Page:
Merriam-Webster’s Word of the Day for August 26, 2020 is:
testimonial tess-tuh-MOH-nee-ul noun
1 a : a statement testifying to benefits received
b : a character reference : letter of recommendation
2 : an expression of appreciation : tribute
“According to research from UPS, … 40% [of Millennials] refer to online reviews and testimonials before purchasing a product….” — Bill McLoughlin, Furniture Today, 9 Dec. 2019
“Members of the Emerson College Student Union rallied behind a pass/fail policy in a list of demands that included eight pages of student testimonials. Many described difficult home situations, illnesses, financial struggles, and general anxiety that impacts their academic performance.” — Diti Kohli, The Boston Globe, 27 Mar. 2020
Did you know?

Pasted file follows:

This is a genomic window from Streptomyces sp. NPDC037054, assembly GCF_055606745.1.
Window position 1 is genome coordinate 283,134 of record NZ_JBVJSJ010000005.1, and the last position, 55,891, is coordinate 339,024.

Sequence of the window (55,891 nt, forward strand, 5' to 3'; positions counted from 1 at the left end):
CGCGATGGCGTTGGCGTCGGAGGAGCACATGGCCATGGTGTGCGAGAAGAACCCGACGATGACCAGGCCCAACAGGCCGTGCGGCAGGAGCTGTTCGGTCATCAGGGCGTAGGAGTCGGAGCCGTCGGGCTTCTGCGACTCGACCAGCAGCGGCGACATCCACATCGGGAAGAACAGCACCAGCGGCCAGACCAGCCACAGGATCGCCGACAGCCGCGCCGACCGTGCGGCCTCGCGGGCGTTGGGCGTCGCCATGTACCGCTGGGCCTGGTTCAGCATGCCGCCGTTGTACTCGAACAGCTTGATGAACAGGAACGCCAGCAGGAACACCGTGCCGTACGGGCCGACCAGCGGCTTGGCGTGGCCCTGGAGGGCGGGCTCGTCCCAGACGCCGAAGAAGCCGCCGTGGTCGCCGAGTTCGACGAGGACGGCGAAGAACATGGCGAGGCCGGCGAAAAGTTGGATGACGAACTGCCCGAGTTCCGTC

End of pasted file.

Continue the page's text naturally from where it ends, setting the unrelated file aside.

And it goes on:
In 1639, Scottish poet William Drummond responded to the politics of his day with a facetious set of new laws, including one stipulating that “no man wear a … periwig, unless he have a testimonial from a town-clerk, that he is either bald, sickly, or asham’d of white hairs.” Testimonials take different forms, but always, like in Drummond’s faux law, they provide affirmation or evidence. (Testimonial traces to Latin testimonium, meaning “evidence” or “witness.”) In the 19th century, testimonial developed a new use, referring to a tribute—that is, a gift presented as a public expression of appreciation. Today, testimonial is most often used to refer to a statement that endorses a product or service.